Speak with a genetic counselor.,
Consult a medical geneticist.,
Research getting pregnant by alternate means.,
Think about adopting a child.,
Pursue diagnostic testing.
You may feel upset if you and your partner are carriers of a disease. Before making any major decisions about parenting, talk to a genetic counselor. They can help you understand the disease and your options for childbearing.For help choosing a genetic counselor in the United States, visit the website nsgc.org.They also offer an international contact list., Medical geneticists are doctors who are specially trained in genetics. They can be a valuable tool when considering your family planning, or coping with a potentially difficult pregnancy. Ask your OB/GYN or genetic counselor for a referral.You can find a medical geneticist in the U.S. through an online tool offered by the American College of Medical Genetics and Genomics. Other search engines may exist in your country, so try an online search.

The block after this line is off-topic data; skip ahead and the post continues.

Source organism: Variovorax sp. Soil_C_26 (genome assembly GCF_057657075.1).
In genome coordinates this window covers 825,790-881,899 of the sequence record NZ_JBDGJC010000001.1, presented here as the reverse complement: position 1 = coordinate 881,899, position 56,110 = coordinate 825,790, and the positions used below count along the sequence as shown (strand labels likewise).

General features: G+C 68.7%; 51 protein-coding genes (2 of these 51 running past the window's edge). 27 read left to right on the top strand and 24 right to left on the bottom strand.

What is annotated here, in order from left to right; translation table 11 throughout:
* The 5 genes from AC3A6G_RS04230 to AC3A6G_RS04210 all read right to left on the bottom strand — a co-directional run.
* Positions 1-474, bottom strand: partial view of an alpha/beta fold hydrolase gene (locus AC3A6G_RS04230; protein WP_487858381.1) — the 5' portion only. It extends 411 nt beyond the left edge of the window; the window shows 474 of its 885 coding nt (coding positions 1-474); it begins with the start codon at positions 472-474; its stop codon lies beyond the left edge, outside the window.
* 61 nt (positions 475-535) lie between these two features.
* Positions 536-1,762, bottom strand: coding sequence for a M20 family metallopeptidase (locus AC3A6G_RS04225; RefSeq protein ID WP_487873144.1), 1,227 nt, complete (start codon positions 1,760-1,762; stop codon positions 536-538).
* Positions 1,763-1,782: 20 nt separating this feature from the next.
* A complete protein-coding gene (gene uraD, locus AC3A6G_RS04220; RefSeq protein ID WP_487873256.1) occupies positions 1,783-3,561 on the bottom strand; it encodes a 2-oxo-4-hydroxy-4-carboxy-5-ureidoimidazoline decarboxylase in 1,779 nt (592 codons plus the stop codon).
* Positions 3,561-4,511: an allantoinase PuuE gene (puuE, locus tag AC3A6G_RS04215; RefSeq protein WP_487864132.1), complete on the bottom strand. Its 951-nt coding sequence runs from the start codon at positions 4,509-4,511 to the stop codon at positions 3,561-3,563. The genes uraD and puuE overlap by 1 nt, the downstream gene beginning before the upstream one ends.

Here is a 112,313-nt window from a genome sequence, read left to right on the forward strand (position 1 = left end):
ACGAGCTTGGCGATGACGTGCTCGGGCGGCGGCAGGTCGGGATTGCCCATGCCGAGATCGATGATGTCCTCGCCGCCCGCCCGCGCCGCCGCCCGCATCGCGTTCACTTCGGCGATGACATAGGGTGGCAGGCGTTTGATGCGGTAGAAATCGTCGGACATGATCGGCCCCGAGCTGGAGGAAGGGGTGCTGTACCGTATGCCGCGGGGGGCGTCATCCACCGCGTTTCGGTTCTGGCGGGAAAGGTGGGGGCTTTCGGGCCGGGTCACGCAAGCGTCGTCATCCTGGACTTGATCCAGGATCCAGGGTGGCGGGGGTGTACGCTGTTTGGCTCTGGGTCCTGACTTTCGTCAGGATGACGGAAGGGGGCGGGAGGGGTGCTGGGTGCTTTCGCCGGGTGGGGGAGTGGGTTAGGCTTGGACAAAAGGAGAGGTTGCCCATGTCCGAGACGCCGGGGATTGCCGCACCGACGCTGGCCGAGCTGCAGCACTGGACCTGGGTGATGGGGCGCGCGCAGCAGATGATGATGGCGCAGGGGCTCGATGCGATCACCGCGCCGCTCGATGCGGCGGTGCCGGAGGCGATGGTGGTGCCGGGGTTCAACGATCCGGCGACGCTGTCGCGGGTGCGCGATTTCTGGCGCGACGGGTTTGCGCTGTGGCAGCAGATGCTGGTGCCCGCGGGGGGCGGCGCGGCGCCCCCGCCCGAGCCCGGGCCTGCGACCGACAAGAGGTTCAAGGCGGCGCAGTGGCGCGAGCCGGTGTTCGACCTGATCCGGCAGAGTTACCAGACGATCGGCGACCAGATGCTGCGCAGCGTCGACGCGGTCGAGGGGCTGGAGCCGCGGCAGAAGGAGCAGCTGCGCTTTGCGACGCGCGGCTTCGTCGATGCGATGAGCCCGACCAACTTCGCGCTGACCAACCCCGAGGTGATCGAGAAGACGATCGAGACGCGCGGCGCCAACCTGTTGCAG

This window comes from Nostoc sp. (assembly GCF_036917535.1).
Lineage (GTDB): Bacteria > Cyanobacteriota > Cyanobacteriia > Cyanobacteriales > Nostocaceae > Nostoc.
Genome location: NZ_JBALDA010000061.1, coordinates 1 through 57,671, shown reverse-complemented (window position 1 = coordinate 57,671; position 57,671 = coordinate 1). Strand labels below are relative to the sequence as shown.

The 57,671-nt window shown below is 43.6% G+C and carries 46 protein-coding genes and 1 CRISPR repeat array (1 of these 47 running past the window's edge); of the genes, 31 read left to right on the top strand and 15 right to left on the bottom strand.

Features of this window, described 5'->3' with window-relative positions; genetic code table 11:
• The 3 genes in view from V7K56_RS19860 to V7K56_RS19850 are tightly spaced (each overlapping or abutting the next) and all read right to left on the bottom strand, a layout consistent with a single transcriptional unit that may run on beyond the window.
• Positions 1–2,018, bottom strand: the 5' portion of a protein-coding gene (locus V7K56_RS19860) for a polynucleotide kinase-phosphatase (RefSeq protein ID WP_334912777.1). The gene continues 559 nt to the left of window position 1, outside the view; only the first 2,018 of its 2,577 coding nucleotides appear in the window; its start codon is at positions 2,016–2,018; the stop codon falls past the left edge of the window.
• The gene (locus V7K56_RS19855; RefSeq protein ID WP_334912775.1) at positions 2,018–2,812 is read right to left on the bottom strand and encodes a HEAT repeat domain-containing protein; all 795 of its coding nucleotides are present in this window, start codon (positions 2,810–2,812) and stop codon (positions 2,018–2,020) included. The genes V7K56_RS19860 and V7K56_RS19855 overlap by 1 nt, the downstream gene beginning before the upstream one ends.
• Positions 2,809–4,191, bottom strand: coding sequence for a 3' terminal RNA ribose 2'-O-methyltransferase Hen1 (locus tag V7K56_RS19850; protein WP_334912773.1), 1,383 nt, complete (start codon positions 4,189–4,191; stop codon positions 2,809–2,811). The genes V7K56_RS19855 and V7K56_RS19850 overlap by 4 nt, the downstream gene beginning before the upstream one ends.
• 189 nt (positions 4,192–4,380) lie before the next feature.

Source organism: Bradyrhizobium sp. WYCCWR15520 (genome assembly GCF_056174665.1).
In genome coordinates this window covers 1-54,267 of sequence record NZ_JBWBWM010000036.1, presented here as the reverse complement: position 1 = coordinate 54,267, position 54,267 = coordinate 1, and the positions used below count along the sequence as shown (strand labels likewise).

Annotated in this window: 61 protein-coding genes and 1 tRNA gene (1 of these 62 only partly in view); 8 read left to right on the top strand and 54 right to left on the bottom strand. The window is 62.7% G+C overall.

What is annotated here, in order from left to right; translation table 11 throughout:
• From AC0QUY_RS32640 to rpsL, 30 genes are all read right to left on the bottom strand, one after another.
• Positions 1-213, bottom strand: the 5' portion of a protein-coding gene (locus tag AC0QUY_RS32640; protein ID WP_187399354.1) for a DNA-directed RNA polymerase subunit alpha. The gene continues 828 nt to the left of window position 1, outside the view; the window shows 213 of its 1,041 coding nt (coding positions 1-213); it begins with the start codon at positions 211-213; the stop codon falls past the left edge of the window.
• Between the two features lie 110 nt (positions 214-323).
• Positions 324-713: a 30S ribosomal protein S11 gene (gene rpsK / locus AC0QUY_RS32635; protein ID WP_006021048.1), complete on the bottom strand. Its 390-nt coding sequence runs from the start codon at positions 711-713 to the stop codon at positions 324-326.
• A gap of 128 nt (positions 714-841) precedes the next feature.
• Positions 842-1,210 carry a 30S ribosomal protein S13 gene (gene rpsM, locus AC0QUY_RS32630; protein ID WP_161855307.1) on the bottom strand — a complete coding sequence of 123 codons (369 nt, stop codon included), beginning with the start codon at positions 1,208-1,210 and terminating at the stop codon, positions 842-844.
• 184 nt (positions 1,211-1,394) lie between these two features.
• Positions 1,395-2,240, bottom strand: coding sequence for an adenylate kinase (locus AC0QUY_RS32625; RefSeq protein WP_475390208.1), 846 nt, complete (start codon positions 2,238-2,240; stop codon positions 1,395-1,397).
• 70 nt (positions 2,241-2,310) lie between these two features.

, If you learn you’re a carrier before you get pregnant, you may want to consider getting pregnant by non-traditional means. Talk to your doctor about artificial insemination or in vitro fertilization. Sperm from a non-carrier donor will be used, eliminating the risk of passing on the disease you and your partner carry.If you choose IVF, be sure to have pre-implantation genetic diagnosis., Some couples decide not to have children if they carry the gene for a serious disease. Instead, consider adopting a child. Many children in this world need loving homes, and adoptive parents have more options than ever before., If you are pregnant and find out you’re a carrier, consider getting diagnostic testing done like amniocentesis or chorionic villus sampling (CVS). Tell the doctor what disease gene you’re looking for, and they can determine whether your child has those genes.Knowing early that your child has the disease can help you get them treatment as soon as possible.
Amniocentesis tests the amniotic fluid in your uterus, and is usually done between 16 and 20 weeks of your pregnancy.CVS tests cells from your placenta. It can be done earlier than amniocentesis, at around 10 to 13 weeks of your pregnancy.